]. The inorganic antimicrobial agents comprise, for example, metals, or metals bonded with phosphates, and metal oxides. The most common metallic nanoparticles or metal oxides used are silver, copper, titanium oxide, zinc oxide, magnesium, and calcium oxide [10
]. In the literature, several studies explore the use of different antimicrobial agents by incorporation or applied as coatings on materials surfaces. Among them, the antimicrobial potential of natural derived lignocellulosic compounds remains still unexplored.
Since lignocellulosic materials are mainly composed by the biopolymer with antimicrobial activity, cellulose and lignin, these materials have revealed antimicrobial potential. The present review explores the use of the lignocellulosic compounds, cellulose, hemicellulose and lignin, and lignocellulosic fibers as antimicrobial agents, highlighting their antimicrobial potential to be applied for different technological applications from the environment to the health.
3. Lignocellulosic Fibers
Natural fibers are mainly classified into three different classes in accordance with the origin of the fiber: plant, animal, and mineral [79
], as shown in Figure 5
, and the main chemical composition of each fiber in Table 2
. The lignocellulosic fibers are mainly classified in bast, grass, seed/fruit, leaf or hard fibers, stalk, and wood (hardwood and softwood) [81
]. The plant fibers are also classified as primary and secondary plants. The primary plants are cultivated for their fiber, such as jute or hemp, and the secondary plants are grown for the fruit, but the by-products of the plants are used to produce fibers, for example, banana and pineapple [80
The lignocellulosic fibers present unique properties, such as low specific weight, high specific strength, good mechanical properties, good thermal, and acoustic insulation properties. These materials from renewable sources are environmentally friendly, high availability, low cost, biodegradability, low amount of energy during fiber processing, contributing to a lower emission of carbon dioxide, and they do not produce harmful gases [79
]. As the main drawbacks, the natural fibers present high hydrophilicity, which causes high moisture absorption, poor matrix-fiber interfacial adhesion, and low fiber dispersion when combined with polymer matrices [80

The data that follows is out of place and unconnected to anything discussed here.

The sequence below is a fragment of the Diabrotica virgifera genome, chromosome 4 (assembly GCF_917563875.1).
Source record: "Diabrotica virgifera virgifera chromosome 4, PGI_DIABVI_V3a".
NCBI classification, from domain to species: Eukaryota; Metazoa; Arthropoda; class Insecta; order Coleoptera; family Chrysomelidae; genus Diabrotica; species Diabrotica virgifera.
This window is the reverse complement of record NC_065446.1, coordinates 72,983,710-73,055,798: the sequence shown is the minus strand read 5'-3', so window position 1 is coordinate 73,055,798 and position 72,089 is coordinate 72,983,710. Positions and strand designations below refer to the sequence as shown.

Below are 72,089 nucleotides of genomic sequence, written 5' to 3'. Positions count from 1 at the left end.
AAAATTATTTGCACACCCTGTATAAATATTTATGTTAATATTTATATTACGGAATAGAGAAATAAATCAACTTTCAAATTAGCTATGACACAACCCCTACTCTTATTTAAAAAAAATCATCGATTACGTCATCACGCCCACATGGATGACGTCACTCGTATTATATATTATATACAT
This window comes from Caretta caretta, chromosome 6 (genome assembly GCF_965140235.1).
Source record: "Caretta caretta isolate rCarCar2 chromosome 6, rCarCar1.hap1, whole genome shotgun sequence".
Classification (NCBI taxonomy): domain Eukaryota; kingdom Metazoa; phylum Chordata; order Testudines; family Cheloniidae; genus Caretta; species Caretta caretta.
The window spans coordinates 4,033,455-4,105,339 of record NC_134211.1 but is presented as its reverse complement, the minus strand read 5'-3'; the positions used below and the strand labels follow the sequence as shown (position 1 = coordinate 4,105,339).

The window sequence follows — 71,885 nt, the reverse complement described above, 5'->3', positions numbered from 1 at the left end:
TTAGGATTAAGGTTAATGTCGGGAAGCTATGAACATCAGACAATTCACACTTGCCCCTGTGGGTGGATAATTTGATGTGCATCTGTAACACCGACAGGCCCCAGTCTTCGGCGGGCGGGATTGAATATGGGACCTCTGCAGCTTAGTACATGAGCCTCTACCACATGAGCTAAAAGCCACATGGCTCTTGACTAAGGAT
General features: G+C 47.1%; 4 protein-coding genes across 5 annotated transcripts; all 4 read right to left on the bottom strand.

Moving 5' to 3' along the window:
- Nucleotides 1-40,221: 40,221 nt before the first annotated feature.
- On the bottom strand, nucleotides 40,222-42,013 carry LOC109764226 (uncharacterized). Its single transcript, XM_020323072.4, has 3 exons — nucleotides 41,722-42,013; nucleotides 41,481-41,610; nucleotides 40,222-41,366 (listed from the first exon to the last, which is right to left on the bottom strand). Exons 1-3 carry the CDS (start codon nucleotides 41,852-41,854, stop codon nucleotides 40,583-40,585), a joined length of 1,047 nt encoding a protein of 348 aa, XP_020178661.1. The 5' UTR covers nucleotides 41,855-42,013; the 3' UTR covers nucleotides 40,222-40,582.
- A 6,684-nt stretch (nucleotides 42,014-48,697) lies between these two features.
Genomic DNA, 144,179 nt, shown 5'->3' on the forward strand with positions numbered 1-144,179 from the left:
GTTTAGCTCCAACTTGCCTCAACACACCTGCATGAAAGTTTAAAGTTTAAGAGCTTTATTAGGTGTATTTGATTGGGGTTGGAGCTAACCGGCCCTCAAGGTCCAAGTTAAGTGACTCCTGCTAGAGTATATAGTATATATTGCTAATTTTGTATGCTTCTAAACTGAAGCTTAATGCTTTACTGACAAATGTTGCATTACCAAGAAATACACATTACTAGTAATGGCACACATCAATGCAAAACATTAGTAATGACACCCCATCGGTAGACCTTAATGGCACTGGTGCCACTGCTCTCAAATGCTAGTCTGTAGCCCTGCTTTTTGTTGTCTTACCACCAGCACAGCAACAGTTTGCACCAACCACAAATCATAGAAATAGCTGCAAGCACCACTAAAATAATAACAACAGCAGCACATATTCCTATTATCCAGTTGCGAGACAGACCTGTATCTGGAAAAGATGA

]. However, this can be overcome with the fiber surface modification or the use of coupling agents [79
Traditionally, natural fibers are used to produce ropes, fabrics, cords, and threads. Engineering applications can be broader since they can be used in the automotive, packaging, paper, marine, and aerospace industries [79
3.1. Wood Fibers
As previously described, the origin of the lignocellulosic material influences the antibacterial and antifungal activity. Munir et al. [91
], described the evaluation of the antibacterial activity of wood disks from European fir (Abies alba
), American red oak (Quercus rubra
), European oak (Quercus spp
.), and European beech (Fagus sylvatica
). From them, the European oak species showed positive activities against a Gram-negative bacteria, P. aeruginosa
, and a Gram-positive bacteria E. faecalis
In polypropylene composites with wood flour, the origin of the wood flour was also observed. The antifungal activity of wood flour from Chinese white poplar (Populus tomentosa
), moso-bamboo (Phyllostachys heterocycla
), Chinese fir (Cunninghamia lanceolata
), Ramin (Gonystylus bancanus
), Chinese white pine (Pinus armandii
), river red gum (Eucalyptus camaldulensis
), western red cedar (Thuja plicata
), and rubberwood (Hevea brasiliensis
) was tested against A. niger
, Trichoderma viride
, Penicillium funiculosum
, Aureobasidium pullulans
, and Chaetomium globosum
]. The authors concluded that the mold growth resistance depended on the wood origin, with Chinese fir, red gum, and red cedar showing better activity against the fungi tested. They also established a relationship between the lower sugar content of wood fiber rendered WPC with higher fungal resistance, suggesting that composite from wood with less sugar content presented higher antifungal activity.
The use of wood flour in polymer composites with antimicrobial activity is reported in the literature for different polymer matrices, such as polyvinyl chloride (PVC) [93